UN Special Rapporteur speaks about the future of human rights at MLS

Speaking to a full house in a public lecture at Melbourne Law School on Monday 7 August 2017, Professor Philip Alston predicted that human rights are not going to disappear, but they will become increasingly difficult to defend and to uphold.

Professor Philip Alston is the United Nations (UN) Special Rapporteur on Extreme Poverty and Human Rights and the Co-Director of Centre of Global Justice and Human Rights at New York Law School.

Over the course of a long career in the UN and human rights, Professor Alston previously served as Special Rapporteur on extrajudicial executions (2004-10) as well as Chairperson of the UN Committee on Economic, Social and Cultural Rights (1991-98).

In a speech that touched on his experiences from around the world – from the Philippines to the United States to Australia – Professor Alston spoke about the “confluence of diverse developments” that has eroded the concept of human rights.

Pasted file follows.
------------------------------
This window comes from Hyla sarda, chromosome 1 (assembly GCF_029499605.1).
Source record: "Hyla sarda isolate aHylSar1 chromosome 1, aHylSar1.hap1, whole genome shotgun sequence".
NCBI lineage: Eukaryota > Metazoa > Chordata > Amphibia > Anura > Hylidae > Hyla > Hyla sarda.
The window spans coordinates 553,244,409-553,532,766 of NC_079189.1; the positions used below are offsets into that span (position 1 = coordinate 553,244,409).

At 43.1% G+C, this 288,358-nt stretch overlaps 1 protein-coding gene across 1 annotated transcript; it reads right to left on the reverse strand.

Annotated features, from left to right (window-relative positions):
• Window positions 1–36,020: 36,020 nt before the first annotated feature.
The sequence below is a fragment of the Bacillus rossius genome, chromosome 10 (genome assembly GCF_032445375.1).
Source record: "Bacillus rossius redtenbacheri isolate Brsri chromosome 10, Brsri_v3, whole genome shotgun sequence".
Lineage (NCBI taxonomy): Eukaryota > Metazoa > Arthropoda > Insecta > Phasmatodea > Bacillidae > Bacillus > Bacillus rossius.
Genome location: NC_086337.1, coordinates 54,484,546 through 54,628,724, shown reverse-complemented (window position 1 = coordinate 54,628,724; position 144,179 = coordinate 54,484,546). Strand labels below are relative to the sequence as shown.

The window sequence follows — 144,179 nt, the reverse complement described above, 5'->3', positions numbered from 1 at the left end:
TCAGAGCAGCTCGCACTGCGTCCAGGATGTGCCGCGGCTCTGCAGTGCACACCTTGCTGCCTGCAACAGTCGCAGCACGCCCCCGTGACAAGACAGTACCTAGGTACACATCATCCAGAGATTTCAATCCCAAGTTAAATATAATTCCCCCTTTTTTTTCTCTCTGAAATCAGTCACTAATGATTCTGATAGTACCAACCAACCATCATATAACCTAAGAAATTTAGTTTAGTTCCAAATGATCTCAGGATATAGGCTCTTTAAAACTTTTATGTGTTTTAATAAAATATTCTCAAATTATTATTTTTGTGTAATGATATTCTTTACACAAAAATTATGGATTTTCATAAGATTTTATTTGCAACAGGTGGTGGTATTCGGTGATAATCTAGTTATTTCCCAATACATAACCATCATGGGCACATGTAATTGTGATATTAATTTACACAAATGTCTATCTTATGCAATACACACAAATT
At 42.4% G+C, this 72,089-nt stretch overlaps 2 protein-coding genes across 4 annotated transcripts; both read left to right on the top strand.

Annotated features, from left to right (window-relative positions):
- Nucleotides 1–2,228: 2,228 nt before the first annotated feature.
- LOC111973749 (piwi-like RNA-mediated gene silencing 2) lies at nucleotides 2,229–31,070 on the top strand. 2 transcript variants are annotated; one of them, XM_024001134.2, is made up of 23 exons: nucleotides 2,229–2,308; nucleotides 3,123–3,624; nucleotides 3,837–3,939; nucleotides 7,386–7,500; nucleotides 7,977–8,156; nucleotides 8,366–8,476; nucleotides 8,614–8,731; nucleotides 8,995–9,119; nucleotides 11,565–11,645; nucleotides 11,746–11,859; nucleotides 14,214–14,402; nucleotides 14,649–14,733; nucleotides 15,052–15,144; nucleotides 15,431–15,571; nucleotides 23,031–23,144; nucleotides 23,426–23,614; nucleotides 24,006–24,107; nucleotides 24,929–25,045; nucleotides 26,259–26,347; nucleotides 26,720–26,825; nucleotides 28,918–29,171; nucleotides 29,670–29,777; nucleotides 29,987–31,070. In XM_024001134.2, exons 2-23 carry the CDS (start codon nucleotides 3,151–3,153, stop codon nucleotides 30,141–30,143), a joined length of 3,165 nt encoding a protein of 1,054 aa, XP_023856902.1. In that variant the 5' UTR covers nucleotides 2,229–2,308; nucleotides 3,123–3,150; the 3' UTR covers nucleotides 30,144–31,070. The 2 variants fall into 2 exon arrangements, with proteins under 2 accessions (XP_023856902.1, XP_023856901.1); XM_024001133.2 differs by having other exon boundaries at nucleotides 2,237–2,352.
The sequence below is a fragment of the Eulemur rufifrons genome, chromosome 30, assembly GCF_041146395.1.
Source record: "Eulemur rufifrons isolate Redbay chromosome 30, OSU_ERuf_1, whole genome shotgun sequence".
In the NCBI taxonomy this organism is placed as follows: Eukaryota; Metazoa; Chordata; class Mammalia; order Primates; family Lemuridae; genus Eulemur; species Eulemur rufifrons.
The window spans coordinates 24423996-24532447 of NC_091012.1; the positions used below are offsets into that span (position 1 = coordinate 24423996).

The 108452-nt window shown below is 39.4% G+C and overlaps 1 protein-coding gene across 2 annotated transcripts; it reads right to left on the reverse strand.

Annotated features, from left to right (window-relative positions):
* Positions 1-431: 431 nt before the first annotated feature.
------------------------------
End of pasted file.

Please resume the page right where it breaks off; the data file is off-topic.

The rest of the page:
“Few targets will be off limits in the years ahead,” Professor Alston said.

“The coalitions [against human rights] that will form will be more diverse than in the past.

“They’ll be less focused on particular issues. They’ll be more willing to depart from established understandings and conventions, and they’ll be less constrained by appeals to behave responsibility or in line with their legal obligations.”

While he acknowledged the challenging times ahead, Professor Alston ultimately defended human rights as an organising concept for advocacy.

“It doesn’t mean we’re in a post-human rights era, or that we should despair and move on, or that there’s a desperate need, as one scholar wrote, that we need to find other tools apart from human rights,” he said.

The tone of Professor Alston’s speech was ultimately one of hope and action. While he admitted that “one thing that is certain is unpredictability”, he also reminded his audience that “defending human rights has never been a consensus project.”

“For me the most important question is what each of us can do,” Professor Alston said.

“I don’t think we need to sit back and wait for others to move.

“I don’t think we can or should be dependent upon our governments because governments are never at the forefront of protecting human rights.”

Professor Alston concluded by calling for intensive self-reflection, innovative thinking and creative strategising from law students, professionals and anyone whose job touches on human rights problems.

“Human rights advocates and scholars need to rethink many of their assumptions and broaden their outreach, while not giving up on the basic principles of human rights.”

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